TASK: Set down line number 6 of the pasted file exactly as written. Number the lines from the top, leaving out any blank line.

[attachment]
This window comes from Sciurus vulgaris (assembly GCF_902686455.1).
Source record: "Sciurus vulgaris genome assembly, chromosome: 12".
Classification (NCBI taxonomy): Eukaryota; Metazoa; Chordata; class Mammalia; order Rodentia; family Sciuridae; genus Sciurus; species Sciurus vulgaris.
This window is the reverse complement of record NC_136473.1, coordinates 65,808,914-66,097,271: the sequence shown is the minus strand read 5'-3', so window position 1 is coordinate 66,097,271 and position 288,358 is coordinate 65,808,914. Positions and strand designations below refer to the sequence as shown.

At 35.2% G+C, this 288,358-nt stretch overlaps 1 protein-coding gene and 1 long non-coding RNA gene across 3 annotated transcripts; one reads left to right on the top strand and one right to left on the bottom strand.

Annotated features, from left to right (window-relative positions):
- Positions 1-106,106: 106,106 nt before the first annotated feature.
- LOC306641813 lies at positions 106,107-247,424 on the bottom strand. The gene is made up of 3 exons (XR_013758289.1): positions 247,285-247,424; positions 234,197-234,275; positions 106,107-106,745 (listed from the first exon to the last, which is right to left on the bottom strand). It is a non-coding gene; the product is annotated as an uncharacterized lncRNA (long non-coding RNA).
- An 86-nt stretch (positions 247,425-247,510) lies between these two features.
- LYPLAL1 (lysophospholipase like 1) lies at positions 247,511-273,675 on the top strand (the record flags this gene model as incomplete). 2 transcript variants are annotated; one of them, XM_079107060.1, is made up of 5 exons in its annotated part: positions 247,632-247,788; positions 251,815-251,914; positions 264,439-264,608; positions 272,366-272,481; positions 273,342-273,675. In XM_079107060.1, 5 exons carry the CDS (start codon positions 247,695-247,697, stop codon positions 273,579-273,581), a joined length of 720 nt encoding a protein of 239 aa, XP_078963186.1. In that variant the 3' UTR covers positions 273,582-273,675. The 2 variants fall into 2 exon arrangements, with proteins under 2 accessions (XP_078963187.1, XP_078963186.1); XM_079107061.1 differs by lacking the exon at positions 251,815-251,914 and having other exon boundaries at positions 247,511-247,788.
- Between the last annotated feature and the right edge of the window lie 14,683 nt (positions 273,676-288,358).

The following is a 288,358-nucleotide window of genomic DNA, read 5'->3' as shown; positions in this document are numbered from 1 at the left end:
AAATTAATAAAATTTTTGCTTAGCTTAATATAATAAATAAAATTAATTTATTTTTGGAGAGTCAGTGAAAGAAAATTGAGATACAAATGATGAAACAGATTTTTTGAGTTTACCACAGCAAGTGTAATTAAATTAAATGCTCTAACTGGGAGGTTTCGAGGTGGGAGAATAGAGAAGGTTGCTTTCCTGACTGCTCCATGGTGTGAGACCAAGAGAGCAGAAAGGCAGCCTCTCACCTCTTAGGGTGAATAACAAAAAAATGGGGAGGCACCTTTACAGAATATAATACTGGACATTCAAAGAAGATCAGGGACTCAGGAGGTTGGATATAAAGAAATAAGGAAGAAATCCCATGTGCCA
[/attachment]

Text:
Annotated features, from left to right (window-relative positions):